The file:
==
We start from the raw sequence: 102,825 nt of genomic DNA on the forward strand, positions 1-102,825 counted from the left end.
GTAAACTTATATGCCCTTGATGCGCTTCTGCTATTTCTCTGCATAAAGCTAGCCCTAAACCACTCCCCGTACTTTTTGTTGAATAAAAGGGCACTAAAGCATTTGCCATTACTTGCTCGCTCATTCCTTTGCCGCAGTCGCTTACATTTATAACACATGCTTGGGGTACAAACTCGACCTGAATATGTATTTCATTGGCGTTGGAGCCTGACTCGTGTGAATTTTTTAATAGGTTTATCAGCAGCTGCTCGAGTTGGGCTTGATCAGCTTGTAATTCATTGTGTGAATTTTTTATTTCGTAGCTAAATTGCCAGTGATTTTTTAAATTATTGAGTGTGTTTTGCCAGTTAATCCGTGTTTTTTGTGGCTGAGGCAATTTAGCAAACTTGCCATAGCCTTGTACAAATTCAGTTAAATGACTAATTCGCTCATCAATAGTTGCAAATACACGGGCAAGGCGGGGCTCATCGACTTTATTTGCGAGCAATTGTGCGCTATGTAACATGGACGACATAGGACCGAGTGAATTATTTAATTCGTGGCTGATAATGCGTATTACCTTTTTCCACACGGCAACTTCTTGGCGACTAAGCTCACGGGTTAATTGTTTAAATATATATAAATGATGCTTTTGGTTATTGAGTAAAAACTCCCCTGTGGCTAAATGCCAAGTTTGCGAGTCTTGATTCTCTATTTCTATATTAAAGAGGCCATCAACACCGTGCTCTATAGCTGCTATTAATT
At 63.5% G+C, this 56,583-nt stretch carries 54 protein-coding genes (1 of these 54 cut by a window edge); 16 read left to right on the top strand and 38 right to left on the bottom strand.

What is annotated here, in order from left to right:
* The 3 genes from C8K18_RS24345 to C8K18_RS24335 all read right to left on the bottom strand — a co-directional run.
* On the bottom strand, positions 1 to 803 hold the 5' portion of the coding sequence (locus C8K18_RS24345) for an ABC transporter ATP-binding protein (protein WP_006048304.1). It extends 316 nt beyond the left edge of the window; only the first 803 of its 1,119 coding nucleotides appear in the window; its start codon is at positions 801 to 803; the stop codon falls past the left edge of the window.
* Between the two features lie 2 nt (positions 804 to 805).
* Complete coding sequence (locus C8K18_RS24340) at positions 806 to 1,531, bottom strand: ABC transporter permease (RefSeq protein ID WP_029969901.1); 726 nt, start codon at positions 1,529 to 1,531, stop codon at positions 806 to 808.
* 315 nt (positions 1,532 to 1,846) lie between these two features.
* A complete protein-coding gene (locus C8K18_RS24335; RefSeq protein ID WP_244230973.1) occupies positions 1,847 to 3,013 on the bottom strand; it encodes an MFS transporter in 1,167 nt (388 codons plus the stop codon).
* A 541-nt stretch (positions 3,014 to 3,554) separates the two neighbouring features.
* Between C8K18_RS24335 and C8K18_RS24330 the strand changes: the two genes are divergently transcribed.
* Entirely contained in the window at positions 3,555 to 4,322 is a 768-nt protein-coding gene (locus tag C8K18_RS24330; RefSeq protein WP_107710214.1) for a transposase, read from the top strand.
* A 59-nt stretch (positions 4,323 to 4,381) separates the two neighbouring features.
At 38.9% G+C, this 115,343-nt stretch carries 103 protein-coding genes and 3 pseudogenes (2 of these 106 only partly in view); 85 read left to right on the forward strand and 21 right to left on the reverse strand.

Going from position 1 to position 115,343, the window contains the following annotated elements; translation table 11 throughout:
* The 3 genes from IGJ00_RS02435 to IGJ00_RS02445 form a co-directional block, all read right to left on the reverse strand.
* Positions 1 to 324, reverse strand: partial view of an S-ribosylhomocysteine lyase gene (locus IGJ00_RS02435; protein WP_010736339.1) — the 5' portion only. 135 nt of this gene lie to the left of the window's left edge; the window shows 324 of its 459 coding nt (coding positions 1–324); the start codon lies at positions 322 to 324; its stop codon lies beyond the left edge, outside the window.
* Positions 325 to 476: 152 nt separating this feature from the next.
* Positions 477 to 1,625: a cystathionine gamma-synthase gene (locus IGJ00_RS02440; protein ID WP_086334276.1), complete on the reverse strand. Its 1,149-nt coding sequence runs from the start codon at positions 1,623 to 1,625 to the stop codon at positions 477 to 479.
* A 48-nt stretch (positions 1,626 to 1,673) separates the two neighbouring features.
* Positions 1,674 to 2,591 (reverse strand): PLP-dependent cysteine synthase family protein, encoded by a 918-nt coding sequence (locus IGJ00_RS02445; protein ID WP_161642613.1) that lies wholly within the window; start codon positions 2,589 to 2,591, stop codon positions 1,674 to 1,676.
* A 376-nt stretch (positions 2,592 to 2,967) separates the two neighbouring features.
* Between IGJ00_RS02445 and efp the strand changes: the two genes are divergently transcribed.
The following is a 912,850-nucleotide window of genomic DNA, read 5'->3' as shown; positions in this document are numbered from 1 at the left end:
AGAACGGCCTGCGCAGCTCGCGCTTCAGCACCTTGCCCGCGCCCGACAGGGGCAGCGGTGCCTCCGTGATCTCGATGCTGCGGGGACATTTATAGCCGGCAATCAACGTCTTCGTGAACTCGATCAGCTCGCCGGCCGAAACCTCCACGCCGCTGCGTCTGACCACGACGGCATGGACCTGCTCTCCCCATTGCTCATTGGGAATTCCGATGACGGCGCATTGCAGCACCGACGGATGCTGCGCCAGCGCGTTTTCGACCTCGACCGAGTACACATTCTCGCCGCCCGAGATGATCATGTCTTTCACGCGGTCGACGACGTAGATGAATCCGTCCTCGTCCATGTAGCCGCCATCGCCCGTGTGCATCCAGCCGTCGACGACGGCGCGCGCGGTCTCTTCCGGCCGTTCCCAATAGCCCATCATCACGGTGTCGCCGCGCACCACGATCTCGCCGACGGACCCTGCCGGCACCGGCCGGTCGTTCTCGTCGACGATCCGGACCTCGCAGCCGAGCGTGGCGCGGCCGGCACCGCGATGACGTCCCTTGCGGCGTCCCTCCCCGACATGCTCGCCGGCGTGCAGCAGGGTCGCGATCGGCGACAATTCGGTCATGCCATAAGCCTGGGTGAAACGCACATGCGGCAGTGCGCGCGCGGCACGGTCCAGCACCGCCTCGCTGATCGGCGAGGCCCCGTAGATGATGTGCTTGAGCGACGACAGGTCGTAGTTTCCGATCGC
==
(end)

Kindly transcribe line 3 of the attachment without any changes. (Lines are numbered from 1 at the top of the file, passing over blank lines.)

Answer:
At 63.5% G+C, this 56,583-nt stretch carries 54 protein-coding genes (1 of these 54 cut by a window edge); 16 read left to right on the top strand and 38 right to left on the bottom strand.